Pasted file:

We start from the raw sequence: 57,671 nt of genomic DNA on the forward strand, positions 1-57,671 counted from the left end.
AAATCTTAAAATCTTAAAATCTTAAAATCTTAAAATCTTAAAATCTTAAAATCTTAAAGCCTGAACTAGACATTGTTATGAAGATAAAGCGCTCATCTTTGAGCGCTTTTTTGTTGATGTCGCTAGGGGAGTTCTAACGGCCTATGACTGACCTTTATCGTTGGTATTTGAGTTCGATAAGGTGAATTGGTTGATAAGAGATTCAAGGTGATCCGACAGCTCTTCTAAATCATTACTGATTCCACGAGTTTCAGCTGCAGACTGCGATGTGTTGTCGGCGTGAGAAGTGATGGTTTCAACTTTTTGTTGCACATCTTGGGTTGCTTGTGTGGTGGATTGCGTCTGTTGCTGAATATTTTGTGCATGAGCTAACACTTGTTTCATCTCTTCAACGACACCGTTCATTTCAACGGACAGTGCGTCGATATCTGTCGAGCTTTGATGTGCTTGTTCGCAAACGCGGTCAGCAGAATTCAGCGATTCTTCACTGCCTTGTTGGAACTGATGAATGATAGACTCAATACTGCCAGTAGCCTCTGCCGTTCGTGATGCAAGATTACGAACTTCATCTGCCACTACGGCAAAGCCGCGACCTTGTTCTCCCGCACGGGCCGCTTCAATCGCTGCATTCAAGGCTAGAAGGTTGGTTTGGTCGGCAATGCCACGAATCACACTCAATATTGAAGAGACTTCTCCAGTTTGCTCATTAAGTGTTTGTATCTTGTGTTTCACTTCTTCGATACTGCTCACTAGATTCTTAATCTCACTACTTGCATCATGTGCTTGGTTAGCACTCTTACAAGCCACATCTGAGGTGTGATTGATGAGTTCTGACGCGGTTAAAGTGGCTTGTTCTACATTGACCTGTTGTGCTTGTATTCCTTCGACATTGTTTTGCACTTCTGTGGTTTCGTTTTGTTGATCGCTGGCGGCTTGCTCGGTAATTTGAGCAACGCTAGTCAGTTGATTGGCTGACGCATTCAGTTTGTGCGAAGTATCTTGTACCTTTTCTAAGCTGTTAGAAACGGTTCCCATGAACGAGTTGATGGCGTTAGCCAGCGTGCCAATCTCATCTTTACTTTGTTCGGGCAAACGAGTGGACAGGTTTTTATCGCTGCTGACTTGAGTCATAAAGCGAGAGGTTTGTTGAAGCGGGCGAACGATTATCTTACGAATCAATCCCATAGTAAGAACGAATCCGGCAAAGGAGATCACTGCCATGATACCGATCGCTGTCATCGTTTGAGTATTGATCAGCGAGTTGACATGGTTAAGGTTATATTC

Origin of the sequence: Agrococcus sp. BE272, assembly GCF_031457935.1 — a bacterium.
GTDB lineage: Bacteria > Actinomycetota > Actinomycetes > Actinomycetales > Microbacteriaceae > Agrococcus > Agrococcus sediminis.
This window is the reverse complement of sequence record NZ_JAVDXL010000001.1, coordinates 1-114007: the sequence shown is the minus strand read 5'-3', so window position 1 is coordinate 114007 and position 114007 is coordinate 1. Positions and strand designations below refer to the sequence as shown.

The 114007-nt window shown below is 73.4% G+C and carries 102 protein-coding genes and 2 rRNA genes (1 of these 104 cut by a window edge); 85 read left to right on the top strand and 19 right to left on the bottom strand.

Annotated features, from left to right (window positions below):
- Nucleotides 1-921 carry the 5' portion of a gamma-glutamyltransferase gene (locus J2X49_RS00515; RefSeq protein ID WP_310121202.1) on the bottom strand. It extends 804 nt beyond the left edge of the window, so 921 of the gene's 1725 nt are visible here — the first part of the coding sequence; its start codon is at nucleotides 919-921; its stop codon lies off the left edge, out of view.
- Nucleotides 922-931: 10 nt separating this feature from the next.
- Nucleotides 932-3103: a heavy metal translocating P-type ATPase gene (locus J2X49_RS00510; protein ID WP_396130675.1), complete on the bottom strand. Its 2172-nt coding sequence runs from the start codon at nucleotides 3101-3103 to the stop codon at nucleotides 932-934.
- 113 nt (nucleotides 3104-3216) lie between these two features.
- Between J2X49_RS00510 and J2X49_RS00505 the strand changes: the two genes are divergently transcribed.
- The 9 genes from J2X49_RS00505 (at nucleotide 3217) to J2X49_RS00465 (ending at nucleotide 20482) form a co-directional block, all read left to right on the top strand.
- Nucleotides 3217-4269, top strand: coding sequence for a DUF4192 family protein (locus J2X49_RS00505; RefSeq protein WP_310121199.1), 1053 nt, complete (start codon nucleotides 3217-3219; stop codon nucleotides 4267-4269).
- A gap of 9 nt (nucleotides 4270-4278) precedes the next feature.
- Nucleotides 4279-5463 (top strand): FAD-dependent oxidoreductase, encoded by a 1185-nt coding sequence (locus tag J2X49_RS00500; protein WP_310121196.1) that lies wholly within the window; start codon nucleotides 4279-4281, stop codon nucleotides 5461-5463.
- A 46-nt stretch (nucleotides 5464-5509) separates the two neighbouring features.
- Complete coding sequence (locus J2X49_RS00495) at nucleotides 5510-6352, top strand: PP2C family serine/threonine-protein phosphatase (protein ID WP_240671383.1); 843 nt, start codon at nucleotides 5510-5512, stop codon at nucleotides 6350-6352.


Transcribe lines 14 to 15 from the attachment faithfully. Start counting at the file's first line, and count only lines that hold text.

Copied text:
- Nucleotides 3217-4269, top strand: coding sequence for a DUF4192 family protein (locus J2X49_RS00505; RefSeq protein WP_310121199.1), 1053 nt, complete (start codon nucleotides 3217-3219; stop codon nucleotides 4267-4269).
- A gap of 9 nt (nucleotides 4270-4278) precedes the next feature.